When heading into the bush, be prepared for the usual hitchhikers like leeches during “the wet” (Summer and Autumn for subtropical and tropical Australia), and bush ticks during “the dry”. Bush ticks can be especially nasty if not recognized and removed. People react differently, but symptoms can range from a mild skin irritation where the animal is attached, through to headaches, nausea, aching bones and being quite ill, if not spotted and removed. (A dab of Eucalyptus oil or Ti-tree oil is usually enough to make them "back out" so they can be more easily removed with your finger nails or tweezers.)
Some species of ants are aggressive, and you may find your ankles and legs being quite savagely bitten by these small warriors (avoid their nests and trails). Thick socks, sturdy footwear and a spray of insect repellent usually reduce risks.
Some people may also react badly to sandfly and mosquito bites (Barma River Fever and Ross River Virus occur from this region to tropical northern Australia), so take precautions and use insect repellent when outdoors, on our waterways or down at the beach.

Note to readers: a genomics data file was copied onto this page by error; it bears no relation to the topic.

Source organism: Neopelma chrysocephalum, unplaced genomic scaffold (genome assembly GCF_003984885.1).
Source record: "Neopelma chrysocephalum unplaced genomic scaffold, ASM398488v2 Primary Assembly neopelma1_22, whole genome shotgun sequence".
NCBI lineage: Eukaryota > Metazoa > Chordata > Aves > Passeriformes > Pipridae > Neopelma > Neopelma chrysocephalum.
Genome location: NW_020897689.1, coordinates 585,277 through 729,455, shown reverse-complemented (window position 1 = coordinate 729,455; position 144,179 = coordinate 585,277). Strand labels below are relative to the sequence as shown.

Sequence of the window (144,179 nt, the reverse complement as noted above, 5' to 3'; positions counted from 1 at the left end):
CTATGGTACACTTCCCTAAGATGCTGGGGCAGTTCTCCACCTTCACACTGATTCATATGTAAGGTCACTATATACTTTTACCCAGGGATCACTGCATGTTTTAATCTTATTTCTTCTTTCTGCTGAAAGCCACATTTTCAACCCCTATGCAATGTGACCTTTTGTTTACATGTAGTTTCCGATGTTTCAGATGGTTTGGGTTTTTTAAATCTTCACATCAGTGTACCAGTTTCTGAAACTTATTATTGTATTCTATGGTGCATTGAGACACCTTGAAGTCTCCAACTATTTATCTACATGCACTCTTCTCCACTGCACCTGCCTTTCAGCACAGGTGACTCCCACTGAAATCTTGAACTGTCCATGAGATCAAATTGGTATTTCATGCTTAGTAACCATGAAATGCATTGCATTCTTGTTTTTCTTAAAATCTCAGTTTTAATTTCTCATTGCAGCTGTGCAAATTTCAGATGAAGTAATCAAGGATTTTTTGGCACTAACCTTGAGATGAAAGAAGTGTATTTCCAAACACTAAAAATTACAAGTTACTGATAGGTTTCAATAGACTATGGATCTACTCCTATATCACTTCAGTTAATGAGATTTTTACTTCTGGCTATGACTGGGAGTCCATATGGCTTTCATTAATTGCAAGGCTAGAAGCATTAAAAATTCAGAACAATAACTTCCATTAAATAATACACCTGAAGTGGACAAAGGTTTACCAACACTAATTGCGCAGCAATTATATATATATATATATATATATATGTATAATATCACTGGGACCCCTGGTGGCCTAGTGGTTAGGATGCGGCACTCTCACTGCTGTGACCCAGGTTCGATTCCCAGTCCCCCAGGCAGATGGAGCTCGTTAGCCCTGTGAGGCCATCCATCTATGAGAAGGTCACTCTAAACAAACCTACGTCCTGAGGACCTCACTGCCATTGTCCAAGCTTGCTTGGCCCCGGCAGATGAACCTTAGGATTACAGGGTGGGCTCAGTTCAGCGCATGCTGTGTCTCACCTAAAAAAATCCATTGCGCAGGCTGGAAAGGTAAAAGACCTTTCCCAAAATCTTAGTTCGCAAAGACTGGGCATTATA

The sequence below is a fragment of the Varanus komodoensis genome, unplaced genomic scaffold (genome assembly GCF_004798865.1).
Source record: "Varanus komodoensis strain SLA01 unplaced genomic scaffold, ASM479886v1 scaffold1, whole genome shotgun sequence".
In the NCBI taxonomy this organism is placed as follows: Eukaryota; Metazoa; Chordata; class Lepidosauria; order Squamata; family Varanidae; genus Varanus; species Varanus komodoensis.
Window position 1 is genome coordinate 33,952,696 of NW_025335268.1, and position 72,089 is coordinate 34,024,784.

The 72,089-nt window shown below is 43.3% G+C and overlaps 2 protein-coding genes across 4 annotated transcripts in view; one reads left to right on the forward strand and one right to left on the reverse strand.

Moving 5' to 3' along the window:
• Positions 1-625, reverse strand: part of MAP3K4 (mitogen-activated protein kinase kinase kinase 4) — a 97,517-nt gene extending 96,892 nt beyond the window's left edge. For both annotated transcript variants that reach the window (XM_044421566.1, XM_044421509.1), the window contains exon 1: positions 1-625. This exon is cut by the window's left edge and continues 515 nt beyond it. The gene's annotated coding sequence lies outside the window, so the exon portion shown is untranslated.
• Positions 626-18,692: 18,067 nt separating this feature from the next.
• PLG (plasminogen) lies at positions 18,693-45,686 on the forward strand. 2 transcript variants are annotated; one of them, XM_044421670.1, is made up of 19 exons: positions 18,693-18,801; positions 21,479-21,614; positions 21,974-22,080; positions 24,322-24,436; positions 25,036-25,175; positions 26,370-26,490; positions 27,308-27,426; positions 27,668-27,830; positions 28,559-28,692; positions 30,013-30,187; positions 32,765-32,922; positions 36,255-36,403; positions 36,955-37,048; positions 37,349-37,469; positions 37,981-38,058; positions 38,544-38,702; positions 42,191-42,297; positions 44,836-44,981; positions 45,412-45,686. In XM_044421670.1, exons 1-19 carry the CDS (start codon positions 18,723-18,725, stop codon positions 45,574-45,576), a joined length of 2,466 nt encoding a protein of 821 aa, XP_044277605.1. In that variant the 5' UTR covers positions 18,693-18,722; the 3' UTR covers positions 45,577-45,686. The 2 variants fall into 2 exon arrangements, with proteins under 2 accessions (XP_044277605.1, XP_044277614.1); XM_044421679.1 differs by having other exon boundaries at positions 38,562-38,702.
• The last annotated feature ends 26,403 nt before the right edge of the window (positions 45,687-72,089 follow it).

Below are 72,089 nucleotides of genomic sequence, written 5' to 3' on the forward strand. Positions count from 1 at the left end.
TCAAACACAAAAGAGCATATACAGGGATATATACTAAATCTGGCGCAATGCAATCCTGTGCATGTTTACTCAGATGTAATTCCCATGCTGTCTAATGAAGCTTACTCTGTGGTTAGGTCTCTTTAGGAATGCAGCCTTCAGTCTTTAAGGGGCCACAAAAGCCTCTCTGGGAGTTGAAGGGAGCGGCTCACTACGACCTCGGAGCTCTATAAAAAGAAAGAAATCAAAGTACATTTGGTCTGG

Aahh ... the beach. Most beaches in popular tourist areas have volunteer life guard patrols during school holidays, and throughout summer. Please swim between the red and yellow flags, or discuss the conditions with the life guard on duty if you are unsure of them.
Australia's light is like no other, be Sunsmart and slip on a shirt, slop on sun screen and slap on a hat. Even in the bush or on overcast days, Australian sunlight can be harsh, especially if you're coming from a cooler climate.
Photo © courtesy of Northern Rivers Tourism
You can still get that enviable tan without spending your holiday feeling hot and painfully uncomfortable from sunburn. Just exercise some Sun Safety, be sensible about exposure - especially between 11am and 3pm, and pay heed to public service announcements.
Many beaches, especially in QLD, have "shark nets", ostensibly to keep sharks away from swimming areas. These can result in the ensnaring of whales during their migration to and from Antartica, and drowning of other sea life like dophins, turtles and manta rays. Species of sharks are also known to inhabit estuaries and rivers in this region.
In northern Australia (QLD, NT, WA), watch out for "croc's", especially "freshies" and "salties" (fresh water and salt water crocodiles) , although popular affected billabongs (water holes), rivers and beaches will be sign posted. Various stinging jellyfish are also water hazards at various times of year, depending where your are. Just check local public service advise.>> Next: Driving in Australia